A convicted killer who fatally stabbed a former co-worker during a 1992 burglary used his last words Monday to speak directly to the parents of his victim, saying he forgave them for their “anger and hatred toward me.”
But the victim’s parents refused to focus on the man who killed their son, instead centering their attention on the young man they treasured and whom they called a blessing.
Charles Rhines was executed by lethal injection at 7:39 p.m., after the U.S. Supreme Court declined to halt the execution despite three late appeals.
“Ed and Peggy Schaeffer, I forgive you for your anger and hatred toward me,” Rhines said, before thanking his defense team. “I pray to God that he forgives you for your anger and hatred toward me. Thanks to my team. I love you all, goodbye. Let’s go. That’s all I have to say. Goodbye.”
Rhines ambushed 22-year-old Donnivan Schaefer in 1992 when Schaefer surprised him in the midst of burglarizing a Rapid City doughnut shop where Schaeffer worked. Rhines had been fired a few weeks earlier; investigators and prosecutors said he brushed off Schaeffer’s pleas for mercy.
The Schaeffers made clear they didn’t want to talk about Rhines. Peggy Schaeffer appeared before reporters holding a photo of her two sons, including Donnivan, as children and then displayed a graduation photo of him.
“We were so blessed to have this young man in our family and in our life,” she said. “Today is the day that we talk about Donnivan, the guy who loved his family, his fiance and his friends.”
When asked about Rhines’ final words addressing them, Peggy Schaeffer said she had no anger toward Rhines and had already forgiven him. “If I started hating, I wouldn’t be here, I wouldn’t be who I am.”
Media witnesses to the execution said Rhines appeared calm, and it took only about a minute for the pentobarbital used by the state to take effect. They said when he finished speaking, he closed his eyes, then blinked, breathed heavily, rolled his head to the right and passed out. He was pronounced dead about five minutes later.
Rhines had challenged the state’s use of pentobarbital, arguing it wasn’t the ultra-fast-acting drug he was entitled to. A judge ruled it was as fast or faster than other drugs when used in lethal doses and speculated that Rhines wanted only to delay his execution.
The U.S. Supreme Court rejected that appeal, as well as his arguments that he was sentenced to die by a jury with an anti-gay bias and that he wasn’t given access to experts who could have examined him for cognitive and psychiatric impairments.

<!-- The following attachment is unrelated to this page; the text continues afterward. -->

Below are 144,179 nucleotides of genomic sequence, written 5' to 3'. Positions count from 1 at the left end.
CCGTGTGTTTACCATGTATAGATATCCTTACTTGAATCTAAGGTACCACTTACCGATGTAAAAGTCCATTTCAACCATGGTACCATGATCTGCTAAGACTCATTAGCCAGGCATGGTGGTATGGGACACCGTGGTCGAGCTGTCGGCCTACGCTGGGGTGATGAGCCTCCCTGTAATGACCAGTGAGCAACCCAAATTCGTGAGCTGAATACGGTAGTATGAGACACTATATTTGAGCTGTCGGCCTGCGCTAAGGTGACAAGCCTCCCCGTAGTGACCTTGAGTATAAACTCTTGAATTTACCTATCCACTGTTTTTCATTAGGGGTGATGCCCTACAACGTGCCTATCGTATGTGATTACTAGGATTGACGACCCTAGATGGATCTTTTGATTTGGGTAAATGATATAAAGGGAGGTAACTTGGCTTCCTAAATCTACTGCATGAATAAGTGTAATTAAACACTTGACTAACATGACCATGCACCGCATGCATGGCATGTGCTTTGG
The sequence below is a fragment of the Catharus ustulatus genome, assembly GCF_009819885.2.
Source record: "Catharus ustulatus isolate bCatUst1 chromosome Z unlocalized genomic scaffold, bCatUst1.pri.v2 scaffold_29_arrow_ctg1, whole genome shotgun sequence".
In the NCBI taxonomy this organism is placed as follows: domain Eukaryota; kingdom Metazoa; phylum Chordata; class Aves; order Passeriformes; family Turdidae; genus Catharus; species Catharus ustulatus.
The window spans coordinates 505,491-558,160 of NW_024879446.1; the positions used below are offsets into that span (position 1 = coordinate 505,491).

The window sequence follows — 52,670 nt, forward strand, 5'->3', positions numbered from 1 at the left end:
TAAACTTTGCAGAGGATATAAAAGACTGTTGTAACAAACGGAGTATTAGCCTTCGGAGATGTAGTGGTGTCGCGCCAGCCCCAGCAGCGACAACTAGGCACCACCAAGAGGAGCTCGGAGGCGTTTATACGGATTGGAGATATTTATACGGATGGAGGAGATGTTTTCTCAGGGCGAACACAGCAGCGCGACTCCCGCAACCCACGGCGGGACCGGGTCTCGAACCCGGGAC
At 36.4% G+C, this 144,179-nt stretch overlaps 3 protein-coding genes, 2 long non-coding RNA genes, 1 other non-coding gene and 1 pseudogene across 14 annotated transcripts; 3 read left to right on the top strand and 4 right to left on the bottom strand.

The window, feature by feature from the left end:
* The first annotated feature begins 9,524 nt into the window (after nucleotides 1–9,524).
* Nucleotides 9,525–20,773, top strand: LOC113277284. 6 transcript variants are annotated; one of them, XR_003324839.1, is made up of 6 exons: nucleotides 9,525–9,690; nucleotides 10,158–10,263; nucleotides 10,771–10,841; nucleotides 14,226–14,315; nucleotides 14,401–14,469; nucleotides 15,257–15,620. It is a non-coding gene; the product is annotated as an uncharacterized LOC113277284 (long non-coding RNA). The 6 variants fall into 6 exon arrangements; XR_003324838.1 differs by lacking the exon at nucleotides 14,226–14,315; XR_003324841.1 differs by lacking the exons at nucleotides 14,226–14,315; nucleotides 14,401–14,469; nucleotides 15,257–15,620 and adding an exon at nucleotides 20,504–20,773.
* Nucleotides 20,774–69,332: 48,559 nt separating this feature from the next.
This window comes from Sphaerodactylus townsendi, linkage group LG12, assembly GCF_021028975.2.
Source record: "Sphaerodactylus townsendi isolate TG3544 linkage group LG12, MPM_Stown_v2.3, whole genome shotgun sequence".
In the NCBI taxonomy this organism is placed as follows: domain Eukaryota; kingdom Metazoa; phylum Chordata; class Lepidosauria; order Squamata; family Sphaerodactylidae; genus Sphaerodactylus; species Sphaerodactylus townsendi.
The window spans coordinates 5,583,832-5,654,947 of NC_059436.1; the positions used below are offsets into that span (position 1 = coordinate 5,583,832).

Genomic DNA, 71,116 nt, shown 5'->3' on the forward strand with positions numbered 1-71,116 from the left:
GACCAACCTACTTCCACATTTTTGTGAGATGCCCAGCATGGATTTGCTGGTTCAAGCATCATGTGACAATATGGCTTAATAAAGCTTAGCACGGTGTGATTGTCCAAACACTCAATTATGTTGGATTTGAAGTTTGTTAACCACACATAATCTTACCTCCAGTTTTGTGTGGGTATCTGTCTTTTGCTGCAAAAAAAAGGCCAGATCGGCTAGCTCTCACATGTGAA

Pentobarbital is used by a handful of states in executions, including Georgia, Missouri and Texas.
It was used last year when South Dakota executed Rodney Berget, who killed a prison guard during a 2011 escape attempt. Berget was pronounced dead 12 minutes after the lethal injection began, and a transcript released afterward said Berget asked after the injection was administered, “Is it supposed to feel like that?” That prompted a national group that studies capital punishment to call on the state to release more details about the drug used.
Schaeffer was delivering supplies to Dig ‘Em Donuts, where he worked, when Rhines ambushed him, stabbing him in the stomach. Bleeding from his wound, Schaeffer begged to be taken to a hospital, vowing to keep silent about the crime; instead, he was forced into a storeroom, tied up and stabbed to death.
Steve Allender, a Rapid City police detective at the time of the killing who is now the city’s mayor, said Rhines’ jury sentenced him to death partly because of Rhines’ “chilling laughter” as he described Schaeffer’s death spasms.
“I watched the jury as they listened to the confession of Charles Rhines on audiotape and their reaction to his confession was appropriate. Any human being would be repulsed by the things he said and the way he said them,” Allender told KELO.
Rhines attended Schaeffer’s funeral, then moved to Seattle a few days later. Authorities thought the move was odd because Rhines had vowed to never return to Washington state, where he had spent time in prison. Allender said authorities initially interviewed Rhines and felt something was off, but Rhines wasn’t arrested until four months later — after Rhines told his former roommate about the killing.
In the afternoon, about 30 protesters gathered in snow flurries outside the state prison where Rhines was to be executed, praying and singing hymns. Denny Davis, director of South Dakotans for Alternatives to the Death Penalty, said they accepted Rhines’ execution but hoped to steer public opinion against capital punishment.
“It is about a culture shift and changing the values of people,” he said. “Why would we want to put this person to death when society is already safe?”
But Schaeffer’s fiance at the time of his death, Sheila Jackson, said the death penalty is what Schaeffer would have wanted. She said the two had discussed it earlier on the day he was killed, saying that if anything ever happened to them, he believed in “an eye for an eye” justice.
Later that night, he left her to make deliveries to the doughnut shop, telling her he would call when he completed the delivery.